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Kidney failure, shingles vaccine

Created date

November 7th, 2016

Q. What are the early signs of kidney failure?

A. The only true way to know if you have early kidney disease is through laboratory tests. The kidneys remove waste products from the blood, and these tests show if waste products have built up in your system. Until you have significant kidney disease, you are unlikely to show symptoms. Some of these may include weakness, shortness of breath, fatigue, confusion, and an abnormal heart rhythm. Kidney failure is a growing problem in the U.S., mainly because of the high rates of diabetes and high blood pressure. Both of these conditions damage blood vessels in the kidneys. If you have one of these conditions, see your doctor regularly to make sure they are under control to reduce your chances of developing kidney disease. 

Q. Is it true that the shingles vaccine is not very effective?

A. The shingles vaccine has been proven to reduce your risk of getting the disease by 50%. In addition, people who get shingles after being vaccinated have been shown to have milder rashes and less pain. One out of three people in the U.S. will develop shingles in their lifetime. Half of all cases are in people 60 and older, and your risk rises every year. This disease can be serious in older adults, and lead to scars, vision loss, and chronic residual nerve pain. The Centers for Disease Control and Prevention recommends that people over 60 who have had chicken pox be vaccinated against shingles.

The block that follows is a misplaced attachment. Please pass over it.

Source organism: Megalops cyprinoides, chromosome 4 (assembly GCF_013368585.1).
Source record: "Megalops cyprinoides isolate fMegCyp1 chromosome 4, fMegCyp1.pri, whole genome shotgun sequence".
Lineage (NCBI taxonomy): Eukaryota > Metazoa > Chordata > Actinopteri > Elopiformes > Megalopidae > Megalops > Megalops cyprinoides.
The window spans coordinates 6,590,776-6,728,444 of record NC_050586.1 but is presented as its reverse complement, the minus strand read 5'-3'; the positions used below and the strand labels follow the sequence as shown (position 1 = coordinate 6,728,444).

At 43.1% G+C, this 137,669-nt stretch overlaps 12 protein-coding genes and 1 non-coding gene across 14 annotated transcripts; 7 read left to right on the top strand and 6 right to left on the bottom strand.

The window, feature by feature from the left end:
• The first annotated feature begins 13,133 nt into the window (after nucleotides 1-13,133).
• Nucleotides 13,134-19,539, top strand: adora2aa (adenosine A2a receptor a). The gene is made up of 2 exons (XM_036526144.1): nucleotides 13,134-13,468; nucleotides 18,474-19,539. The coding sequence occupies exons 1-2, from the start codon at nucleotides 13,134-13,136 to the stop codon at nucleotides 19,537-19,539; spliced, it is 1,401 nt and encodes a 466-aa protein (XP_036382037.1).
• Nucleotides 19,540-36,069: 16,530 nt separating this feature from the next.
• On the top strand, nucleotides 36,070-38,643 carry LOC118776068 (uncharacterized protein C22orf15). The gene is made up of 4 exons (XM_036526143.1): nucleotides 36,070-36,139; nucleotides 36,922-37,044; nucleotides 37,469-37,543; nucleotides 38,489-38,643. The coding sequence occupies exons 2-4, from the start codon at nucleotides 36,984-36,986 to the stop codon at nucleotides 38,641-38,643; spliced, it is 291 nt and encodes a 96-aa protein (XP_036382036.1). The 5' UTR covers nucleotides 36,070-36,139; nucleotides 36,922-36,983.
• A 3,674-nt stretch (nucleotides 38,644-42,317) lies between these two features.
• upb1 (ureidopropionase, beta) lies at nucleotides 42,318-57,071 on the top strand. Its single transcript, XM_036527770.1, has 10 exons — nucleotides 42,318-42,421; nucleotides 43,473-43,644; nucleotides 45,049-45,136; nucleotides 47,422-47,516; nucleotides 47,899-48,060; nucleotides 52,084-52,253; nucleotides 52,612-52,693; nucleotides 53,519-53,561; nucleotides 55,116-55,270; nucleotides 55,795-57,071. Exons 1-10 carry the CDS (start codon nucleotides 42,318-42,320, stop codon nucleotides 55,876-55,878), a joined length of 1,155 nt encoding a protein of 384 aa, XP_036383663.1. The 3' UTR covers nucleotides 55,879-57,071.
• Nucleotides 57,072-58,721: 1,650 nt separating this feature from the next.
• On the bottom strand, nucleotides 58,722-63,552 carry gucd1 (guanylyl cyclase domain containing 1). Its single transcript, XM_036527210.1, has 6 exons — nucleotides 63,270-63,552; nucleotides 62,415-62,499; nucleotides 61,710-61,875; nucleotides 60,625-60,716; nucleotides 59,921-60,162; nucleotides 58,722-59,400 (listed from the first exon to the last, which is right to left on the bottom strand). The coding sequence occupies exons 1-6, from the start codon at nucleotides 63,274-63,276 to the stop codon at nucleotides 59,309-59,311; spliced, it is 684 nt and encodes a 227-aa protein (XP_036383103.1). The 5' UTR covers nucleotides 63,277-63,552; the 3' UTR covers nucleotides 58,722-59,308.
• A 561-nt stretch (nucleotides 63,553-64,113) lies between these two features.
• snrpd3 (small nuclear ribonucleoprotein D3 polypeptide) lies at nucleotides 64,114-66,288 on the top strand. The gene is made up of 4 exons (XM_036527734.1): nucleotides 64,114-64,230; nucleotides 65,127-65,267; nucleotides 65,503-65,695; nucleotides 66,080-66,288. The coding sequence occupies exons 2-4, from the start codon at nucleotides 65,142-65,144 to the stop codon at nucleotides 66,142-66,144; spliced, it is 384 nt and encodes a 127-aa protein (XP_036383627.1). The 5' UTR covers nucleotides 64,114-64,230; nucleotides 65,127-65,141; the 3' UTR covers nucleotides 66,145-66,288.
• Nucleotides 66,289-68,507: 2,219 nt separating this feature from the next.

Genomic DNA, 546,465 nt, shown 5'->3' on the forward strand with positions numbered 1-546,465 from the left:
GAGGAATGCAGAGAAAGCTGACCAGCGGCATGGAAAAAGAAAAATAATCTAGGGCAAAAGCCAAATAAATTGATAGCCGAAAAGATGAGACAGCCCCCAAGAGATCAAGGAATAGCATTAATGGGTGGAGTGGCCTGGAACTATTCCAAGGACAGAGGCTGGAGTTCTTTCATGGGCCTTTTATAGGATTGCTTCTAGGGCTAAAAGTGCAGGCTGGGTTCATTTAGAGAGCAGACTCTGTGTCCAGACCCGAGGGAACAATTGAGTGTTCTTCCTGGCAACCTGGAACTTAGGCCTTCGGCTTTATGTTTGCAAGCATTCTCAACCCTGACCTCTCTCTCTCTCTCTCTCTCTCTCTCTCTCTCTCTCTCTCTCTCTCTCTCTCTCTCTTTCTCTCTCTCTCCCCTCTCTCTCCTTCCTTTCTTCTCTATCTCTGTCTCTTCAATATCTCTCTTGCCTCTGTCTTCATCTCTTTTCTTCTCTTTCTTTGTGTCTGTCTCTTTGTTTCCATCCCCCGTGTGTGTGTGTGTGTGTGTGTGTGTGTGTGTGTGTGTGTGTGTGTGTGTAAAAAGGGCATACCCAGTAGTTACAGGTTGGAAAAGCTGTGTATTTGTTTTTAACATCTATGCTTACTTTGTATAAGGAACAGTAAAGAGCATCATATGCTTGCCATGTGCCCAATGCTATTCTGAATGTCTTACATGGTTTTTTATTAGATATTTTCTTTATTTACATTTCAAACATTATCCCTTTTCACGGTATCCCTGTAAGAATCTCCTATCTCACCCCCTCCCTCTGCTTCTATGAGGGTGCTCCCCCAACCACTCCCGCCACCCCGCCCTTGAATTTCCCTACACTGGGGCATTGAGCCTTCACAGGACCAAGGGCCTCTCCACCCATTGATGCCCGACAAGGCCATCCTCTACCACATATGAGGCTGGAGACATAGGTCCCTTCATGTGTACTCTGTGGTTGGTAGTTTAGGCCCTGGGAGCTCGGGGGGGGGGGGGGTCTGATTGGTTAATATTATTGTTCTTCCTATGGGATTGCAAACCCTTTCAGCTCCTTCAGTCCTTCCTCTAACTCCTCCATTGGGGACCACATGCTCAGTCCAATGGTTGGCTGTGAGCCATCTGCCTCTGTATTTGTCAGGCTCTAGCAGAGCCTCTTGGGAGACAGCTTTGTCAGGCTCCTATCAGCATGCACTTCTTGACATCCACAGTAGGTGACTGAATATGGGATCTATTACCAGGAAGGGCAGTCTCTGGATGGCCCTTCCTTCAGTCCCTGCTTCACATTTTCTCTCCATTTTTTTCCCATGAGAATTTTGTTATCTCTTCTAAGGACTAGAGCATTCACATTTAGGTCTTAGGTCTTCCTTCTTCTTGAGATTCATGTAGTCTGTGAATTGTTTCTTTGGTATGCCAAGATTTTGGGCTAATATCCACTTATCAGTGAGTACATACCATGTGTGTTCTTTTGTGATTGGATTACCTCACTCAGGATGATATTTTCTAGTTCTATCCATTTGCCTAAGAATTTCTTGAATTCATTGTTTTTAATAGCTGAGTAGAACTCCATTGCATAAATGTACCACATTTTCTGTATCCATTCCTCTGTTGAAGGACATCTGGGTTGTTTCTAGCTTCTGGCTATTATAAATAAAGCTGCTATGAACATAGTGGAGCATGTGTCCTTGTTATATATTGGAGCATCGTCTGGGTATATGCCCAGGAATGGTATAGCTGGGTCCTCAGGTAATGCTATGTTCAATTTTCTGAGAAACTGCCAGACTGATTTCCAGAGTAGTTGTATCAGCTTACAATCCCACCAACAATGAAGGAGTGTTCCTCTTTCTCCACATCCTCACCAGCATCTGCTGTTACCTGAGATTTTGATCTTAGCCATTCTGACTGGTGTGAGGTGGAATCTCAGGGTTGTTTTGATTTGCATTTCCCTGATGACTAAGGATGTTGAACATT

Please note: The above questions were submitted by readers. The answers are intended for your general information and should not replace a doctor’s medical advice.

Dr. Zwahlen received both her bachelor’s degree and medical degree from the University of Missouri in Kansas City, Mo. She completed residencies in family medicine at Guthrie/Robert Packer Hospital in Sayre, Pa., and Truman Medical Center East in Kansas City, Mo. She completed a fellowship in geriatrics at the University of New Mexico in Albuquerque, N.Mex. Zwahlen is board-certified in family medicine with added qualifications in geriatric medicine. She joined Tallgrass Creek in June 2016.